Monday, 30 March 2015


Stepping out of the ordinary to experience a little of the extraordinary has numerous benefits, both personally and professionally.   A change of scenery and environment, no family or business obligations, unplugging from the world of electronic devices, time for deep reflection and renewal of mind, body and spirit is simply luxurious.

This is a gift you can give to yourself, perhaps with some encouragement and support from others.  It can be close or far away.  What is important is that the conditions are optimum for the best results with the least number of distractions from the focus and purpose of the experience.  It can be done solo or with a small group of like-minded individuals.

My most recent “retreat” was in Colorado Springs in the foothills of the Rocky Mountains and although my residence is similar, at 7000 feet in beautiful northern New Mexico, a different and unfamiliar locale gave me a sense of something entirely new, and open for discovery.  That in itself set the stage and provided the context for the experience.  Here are my seven dividends from the investment of three days away.
1      -  Time to read and think about a topic in some depth.
2      -  Restful and relaxing accommodations in a comfortable, beautiful setting.
3      -  Simple, nutritious and tasty meals.
4      -  Physical exercise via walking (or cycling).
5      -  Mindful meditation in stillness or via a labyrinth.
6      -  Exploration of future possibilities without commentary.
7      -  Deep gratitude for the opportunities afforded.

Most of these benefits can be achieved wherever you are.  However, you have to commit to making them part of your daily or weekly routine; otherwise, work, people and worldly distractions will consume your time, attention and energy.  In the retreat setting there was no urgency to get on to the next thing whatever it might be. As Pico Iyer put it, “In an age of acceleration, nothing can be more exhilarating than going slow.”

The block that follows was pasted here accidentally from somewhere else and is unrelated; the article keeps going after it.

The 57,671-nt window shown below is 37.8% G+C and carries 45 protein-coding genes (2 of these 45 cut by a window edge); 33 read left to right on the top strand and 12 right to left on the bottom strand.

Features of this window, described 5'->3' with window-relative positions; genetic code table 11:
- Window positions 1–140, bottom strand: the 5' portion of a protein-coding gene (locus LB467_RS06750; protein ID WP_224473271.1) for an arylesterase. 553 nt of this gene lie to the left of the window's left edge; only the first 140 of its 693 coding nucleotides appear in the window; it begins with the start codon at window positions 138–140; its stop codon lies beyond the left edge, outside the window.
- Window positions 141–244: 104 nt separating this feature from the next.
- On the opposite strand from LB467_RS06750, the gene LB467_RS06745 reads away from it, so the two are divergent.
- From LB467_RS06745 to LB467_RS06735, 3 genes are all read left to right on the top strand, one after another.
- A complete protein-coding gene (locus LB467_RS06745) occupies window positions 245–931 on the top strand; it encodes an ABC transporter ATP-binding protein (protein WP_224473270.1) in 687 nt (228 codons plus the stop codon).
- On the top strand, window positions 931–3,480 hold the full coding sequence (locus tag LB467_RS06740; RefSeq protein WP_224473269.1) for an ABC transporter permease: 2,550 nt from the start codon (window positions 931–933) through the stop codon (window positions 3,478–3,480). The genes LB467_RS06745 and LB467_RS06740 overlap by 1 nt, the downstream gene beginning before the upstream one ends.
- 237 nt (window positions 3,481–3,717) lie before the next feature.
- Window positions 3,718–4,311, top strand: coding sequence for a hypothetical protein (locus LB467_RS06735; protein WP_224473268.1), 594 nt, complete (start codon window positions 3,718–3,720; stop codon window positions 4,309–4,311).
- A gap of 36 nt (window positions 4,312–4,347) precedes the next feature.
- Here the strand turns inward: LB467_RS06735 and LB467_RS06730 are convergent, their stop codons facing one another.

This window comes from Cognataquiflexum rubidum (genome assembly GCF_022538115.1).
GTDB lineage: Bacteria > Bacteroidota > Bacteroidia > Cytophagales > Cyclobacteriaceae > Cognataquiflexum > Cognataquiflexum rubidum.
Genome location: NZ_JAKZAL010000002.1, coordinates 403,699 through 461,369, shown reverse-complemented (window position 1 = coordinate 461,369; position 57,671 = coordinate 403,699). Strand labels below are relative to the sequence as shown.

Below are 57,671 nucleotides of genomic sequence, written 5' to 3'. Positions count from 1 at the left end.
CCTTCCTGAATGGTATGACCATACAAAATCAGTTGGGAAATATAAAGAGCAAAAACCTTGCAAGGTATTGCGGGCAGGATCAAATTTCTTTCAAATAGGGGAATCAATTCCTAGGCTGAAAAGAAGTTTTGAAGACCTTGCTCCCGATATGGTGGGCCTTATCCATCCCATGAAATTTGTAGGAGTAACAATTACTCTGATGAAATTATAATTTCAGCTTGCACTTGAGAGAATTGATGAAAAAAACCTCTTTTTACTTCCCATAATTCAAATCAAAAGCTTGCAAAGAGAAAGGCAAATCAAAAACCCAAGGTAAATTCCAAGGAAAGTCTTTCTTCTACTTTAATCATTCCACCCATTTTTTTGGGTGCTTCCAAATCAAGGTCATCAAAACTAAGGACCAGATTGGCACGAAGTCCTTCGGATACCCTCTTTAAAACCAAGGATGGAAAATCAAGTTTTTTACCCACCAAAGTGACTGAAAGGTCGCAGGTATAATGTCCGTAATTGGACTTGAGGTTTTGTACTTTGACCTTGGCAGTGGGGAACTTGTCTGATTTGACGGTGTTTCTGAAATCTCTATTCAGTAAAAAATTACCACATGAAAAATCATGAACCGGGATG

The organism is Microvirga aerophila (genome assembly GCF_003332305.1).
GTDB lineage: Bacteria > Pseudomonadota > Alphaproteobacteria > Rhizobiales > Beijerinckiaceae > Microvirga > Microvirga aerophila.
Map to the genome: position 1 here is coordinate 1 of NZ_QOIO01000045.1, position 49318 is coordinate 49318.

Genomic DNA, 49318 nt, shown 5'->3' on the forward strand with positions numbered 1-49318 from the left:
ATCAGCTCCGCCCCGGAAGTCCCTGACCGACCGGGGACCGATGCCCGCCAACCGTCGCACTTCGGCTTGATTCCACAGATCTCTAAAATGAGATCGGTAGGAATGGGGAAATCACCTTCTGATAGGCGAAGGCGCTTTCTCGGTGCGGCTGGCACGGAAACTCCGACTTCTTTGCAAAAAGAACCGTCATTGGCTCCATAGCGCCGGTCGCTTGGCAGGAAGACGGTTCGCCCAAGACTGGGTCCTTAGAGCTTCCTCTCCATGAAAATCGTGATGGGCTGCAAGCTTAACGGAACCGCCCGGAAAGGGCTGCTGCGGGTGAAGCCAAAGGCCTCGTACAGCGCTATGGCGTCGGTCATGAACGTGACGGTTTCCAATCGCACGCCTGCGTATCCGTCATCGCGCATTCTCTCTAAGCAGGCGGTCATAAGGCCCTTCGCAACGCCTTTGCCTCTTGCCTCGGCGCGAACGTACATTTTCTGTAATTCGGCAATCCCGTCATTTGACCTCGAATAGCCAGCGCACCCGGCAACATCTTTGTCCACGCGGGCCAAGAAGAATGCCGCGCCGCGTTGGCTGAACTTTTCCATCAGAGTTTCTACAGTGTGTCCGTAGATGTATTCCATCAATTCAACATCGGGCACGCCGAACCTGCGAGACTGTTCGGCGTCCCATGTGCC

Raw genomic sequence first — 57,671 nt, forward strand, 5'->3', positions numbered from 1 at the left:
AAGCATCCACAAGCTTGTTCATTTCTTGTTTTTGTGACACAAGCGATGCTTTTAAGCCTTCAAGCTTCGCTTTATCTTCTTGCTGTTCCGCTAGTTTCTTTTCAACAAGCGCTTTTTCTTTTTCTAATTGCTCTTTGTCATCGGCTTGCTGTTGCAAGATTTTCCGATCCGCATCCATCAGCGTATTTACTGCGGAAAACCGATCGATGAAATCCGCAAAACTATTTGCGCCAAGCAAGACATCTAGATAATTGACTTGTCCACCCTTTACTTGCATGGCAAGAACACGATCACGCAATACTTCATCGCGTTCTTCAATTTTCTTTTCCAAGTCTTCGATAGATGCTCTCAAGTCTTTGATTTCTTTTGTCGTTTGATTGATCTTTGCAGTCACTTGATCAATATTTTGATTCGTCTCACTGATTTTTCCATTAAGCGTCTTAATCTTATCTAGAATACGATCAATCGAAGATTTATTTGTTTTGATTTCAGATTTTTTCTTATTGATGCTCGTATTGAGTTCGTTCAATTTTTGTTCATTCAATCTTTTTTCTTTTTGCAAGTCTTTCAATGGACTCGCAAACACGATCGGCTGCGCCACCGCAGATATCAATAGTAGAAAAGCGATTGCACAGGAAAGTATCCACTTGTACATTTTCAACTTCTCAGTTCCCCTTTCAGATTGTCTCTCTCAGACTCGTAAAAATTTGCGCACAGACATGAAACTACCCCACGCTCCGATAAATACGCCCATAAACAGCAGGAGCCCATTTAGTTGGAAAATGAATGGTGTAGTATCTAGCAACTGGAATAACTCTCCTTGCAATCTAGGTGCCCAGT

For me, it was a kind of Spring housecleaning - mentally, emotionally, physically and spiritually – and some rearranging of my own priorities.  If you’re in the southern hemisphere, it could be a Fall housecleaning.   It is not about where you are geographically but where you are at this particular time in your life.  And the truth is that most of us are in a transition of some kind or another in our work, our families and in the world around us. Give yourself the gift of a personal retreat and put those three days away on your calendar now.   Go ahead, it's easier than you might think.

Tuesday, 24 March 2015


People worry daily about everything from their work to their finances, about their children or their parents (or other family members) about their present or future condition, including health and wellness, and in some places about where they are going to live, what they are going to eat or how they might end up.  One of the better definitions of anxiety that I have heard is “prolonged worry over matters we can do nothing about.”
Perhaps it would help to understand the continuum of anxiety, not unlike the continuum of fear.  You can experience mild fear or stark terror as extremes on either end.  Likewise, there are the little worries that are not all that upsetting, concerns of one kind or another that you can do something about and take action to erase it.  There is also the enormous anxiety that can leave you feeling helpless and ultimately depressed.  That’s probably why the diagnosis in the DSM-V has tried to separate some of the related “anxiety disorders” from each other.
Much has remained the same in the areas of anxiety and depression, with refinements of criteria and symptoms across the lifespan. Some disorders included in the broad category of anxiety disorders are now in three sequential chapters: Anxiety Disorders, Obsessive-Compulsive and Related Disorders, and Trauma- and Stressor-Related Disorders. This move emphasizes how each category has its own distinctions while still being interconnected. What is clear is that being in a state of stress for very long produces a level of anxiety that will most likely upset your equilibrium.
The term “anxiety” is a catch-all term.  Louis Menand says, “people describe themselves as excited, nervous, apprehensive, tense, stressed out, bugged, worried, panicky, vapor-locked, scared shitless, sick to their stomach, and feeling like they’re gonna die.”   Sometimes it helps to give the feeling a name rather than keep it suppressed and hope that it will eventually go away.  It is what you cannot talk about that will come up and bite you in the backside.